Kymlicka is particularly at odds with Walzer’s statement that liberalism involves a “sharp divorce of state and ethnicity” (1982, p. 17). For Kymlicka state and ethnicity are always intertwined: the nation always supports a societal culture. The United States is in no way neutral in this view; instead, it “has integrated an extraordinary number of people from very different backgrounds into a common [anglo] culture” says Kymlicka (1995, p. 82). Throughout its relatively short history, the United States has either integrated or segregated individuals into its main societal culture. For the majority of US citizens, the US has followed a “deliberate” policy of assimilation into this main societal culture. The Puerto Ricans, Hawaiians, Mexicans, Native American peoples (Apache, Cree, Haida, Iroquois, Mohawk, to name just a few), and the various ethnic immigrant communities (be they Irish, Italian, Polish, German, Chinese, etc.) have been made to conform – at times with ruthless force (Kymlicka, 1998a, p. 180)110 to the dominant WASP (White Anglo-Saxon Protestant) societal culture.
Ethnic separatism was seen as proof of ‘un-American’ sentiments, and was ruthlessly suppressed…Immigrants were shunted into subordinate positions within the mainstream society, and were often prevented from occupying the elite positions within mainstream institutions, but they were also prevented from creating separate societies (Kymlicka, 1998b, pp. 74-5; 2001b, p. 180).
Immigrants to America have been expected to shelve their previous cultures and identities upon entry to America111. Facing pressures for integration, racism, economic disadvantage, they were at once forced into the dominant social mould, and yet withheld from climbing the social ladder, for at least first generation immigrants (still with noticeable accents and other ethnic differences from the mainstream) were kept in a position of low social status.
In sum, despite this commitment to a policy of equality, Kymlicka rightly points out that the American system (or “civic” nationalism) still implements unequal treatment of its citizens by advancing one particular cultural framework over and above all others.
The real difference between so-called “ethnic” and “civic” nations, says Kymlicka, lies in their terms of admittance (1997b, p. 27). While ethnic nations are exclusive to any who fall outside the ethnic/racial traits of the majority nation, civic nations by contrast admit many members of diverse cultural backgrounds. This is done on the expectation that they will assimilate or integrate into the new cultural milieu (or societal culture) in which they now live (at the very least adopting the language of the state and adhering to its basic values and systems of law). Ethnic nations, on the other hand, do not wish to integrate those who are culturally different.112 The bottom line: both civic and the ethnic nations equally deny cultural rights for minorities, the only difference between the two is the degree of welcoming. In one approach (civic), it is expected that you can shelve your identity; in the other approach (ethnic), it is assumed that you cannot shelve it and therefore should be excluded. Thus Kymlicka concludes that both ethnic and civic nations are problematic for minorities.
Kymlicka asserts that the myth of “benign neutrality” of civic nations has in many ways done tremendous harm, particularly for minorities. The danger for minorities is that multiculturalism and for cultural rights are dismissed by liberals who view such demands as a threat to the “cultural neutrality” of the state (Kymlicka, 1998b, p. 26). Indeed, under the pretence of neutrality, immigrants and minorities have often violently been made to conform to the culture of the majority. In particular, Kymlicka is wary of the ‘universally valid’ principles usually associated with civic conceptions of nation, which he rightly attributes to having arisen from particularistic cultures. Such language of ‘neutrality’ and ‘universalism’ is often invoked says Kymlicka to mask the culture intrinsic in civic nations. Those minorities who choose not to abide or agree to the ‘universally agreed upon principles’ are deemed heretical or irrational instead of being seen as coming from a culturally different starting point, and having a different but equally valid rationality.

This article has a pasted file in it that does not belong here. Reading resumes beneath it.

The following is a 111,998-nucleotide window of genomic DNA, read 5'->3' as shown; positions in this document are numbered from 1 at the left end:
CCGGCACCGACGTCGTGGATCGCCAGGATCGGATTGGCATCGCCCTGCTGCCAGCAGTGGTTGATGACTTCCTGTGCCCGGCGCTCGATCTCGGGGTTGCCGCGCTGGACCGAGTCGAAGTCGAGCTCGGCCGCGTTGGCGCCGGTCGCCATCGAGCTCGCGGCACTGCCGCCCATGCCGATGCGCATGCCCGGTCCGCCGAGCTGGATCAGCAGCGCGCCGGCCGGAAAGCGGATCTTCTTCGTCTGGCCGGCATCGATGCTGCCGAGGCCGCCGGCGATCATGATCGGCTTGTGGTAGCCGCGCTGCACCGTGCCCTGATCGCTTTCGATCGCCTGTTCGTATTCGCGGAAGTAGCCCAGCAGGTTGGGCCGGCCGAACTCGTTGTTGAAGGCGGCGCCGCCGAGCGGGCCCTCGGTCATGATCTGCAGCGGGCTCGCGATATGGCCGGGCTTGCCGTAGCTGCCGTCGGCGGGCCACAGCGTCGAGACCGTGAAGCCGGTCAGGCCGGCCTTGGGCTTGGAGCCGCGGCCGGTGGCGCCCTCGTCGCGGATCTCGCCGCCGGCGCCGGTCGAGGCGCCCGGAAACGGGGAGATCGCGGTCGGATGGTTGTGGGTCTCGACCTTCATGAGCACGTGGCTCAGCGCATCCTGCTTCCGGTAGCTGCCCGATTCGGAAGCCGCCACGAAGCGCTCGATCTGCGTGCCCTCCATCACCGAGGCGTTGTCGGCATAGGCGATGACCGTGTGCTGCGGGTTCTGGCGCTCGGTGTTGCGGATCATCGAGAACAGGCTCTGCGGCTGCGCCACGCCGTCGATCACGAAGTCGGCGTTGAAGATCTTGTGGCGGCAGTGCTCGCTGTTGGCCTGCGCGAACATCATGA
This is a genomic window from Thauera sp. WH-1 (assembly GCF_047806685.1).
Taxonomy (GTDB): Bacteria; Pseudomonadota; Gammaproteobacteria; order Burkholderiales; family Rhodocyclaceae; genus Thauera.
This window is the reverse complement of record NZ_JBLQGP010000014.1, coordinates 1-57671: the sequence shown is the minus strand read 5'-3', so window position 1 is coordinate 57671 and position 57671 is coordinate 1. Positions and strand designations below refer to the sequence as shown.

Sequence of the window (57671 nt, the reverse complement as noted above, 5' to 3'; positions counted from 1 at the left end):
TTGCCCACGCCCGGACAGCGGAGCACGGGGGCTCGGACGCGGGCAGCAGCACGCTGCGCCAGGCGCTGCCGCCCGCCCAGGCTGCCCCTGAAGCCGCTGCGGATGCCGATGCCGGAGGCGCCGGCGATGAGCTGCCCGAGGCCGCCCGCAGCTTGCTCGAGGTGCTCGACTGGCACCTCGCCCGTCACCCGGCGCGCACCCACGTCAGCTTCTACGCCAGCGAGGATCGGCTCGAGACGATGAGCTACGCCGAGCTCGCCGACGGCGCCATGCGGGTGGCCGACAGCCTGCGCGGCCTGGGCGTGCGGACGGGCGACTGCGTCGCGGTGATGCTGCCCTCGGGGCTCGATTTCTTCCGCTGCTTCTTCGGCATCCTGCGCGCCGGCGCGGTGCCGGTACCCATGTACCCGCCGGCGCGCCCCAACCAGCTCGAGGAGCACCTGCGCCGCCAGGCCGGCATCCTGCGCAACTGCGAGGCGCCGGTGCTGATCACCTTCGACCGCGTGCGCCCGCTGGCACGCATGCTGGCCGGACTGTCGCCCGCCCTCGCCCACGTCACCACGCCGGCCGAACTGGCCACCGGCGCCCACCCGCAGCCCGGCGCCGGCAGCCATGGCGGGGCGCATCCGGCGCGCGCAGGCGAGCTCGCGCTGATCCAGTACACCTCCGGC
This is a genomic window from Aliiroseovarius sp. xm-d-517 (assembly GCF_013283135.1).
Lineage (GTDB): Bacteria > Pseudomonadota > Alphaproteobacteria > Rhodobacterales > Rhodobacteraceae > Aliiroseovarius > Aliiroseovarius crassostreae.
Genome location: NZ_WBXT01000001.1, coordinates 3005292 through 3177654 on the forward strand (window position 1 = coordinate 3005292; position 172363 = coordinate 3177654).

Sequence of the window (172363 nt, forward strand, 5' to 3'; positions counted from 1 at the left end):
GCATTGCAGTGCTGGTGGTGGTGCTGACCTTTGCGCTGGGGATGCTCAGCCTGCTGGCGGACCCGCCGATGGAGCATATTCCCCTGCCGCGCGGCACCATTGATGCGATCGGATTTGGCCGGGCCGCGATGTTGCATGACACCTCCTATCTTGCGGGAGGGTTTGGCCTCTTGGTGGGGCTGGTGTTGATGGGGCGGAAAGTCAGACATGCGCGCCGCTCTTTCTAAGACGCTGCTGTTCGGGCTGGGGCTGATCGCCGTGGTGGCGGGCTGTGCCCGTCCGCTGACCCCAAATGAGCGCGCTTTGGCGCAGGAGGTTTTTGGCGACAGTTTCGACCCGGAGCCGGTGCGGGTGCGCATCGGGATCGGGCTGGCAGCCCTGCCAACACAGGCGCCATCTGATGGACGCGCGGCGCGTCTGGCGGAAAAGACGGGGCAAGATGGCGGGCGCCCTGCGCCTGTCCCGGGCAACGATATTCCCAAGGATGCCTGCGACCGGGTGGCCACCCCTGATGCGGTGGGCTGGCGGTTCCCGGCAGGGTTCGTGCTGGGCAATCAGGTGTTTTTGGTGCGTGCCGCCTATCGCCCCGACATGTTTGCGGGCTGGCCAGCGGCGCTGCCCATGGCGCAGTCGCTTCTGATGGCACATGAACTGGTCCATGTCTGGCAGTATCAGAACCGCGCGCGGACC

A further fallacy, says Kymlicka, is to associate civic nations with liberalism and ethnic nations with illiberalism as has often been done. As he describes it, those who hold such a view have a “misunderstanding” of nationalism (Kymlicka, 2001b, pp. 203-291). Civic conceptions of nation are no guarantee of civility (Resnick, 2000, p. 283)113. Instead, what differentiates liberal from illiberal nationalism is the degree of its inclusivity. As Kymlicka says,
What distinguishes liberal nation-building from illiberal nationalism is not the absence of any concern with language, culture, and national identity, but rather the content, scope, and inclusiveness of this national culture, and the modes of incorporation into it. (2002, p. 59)
This means for Kymlicka that there are gradations of liberalism, thus nations cannot be pigeonholed into bipolar categories of liberal versus illiberal. Ostensibly, ethnic nations due to their lack of inclusiveness would be considered illiberal, however Kymlicka points out that is not so clear that civic nations would all be liberal despite their more open terms of admittance. Kymlicka implies that the extent to which a civic nation includes its various groups and nations is the measure of its liberalism.
Since our current models of civic-versus-ethnic nations are incapable of properly addressing the needs of our increasingly multicultural, multinational societies, an alternative model is needed. Since nationalism is “an enduring feature of modernity” for Kymlicka, he says we must begin to look for “permissible forms of nation-building” (2000b, p. 165). We need a “nation-building” model, to replace the ethnoculturally neutral model of the state. Kymlicka’s solution: Liberal Nationalism.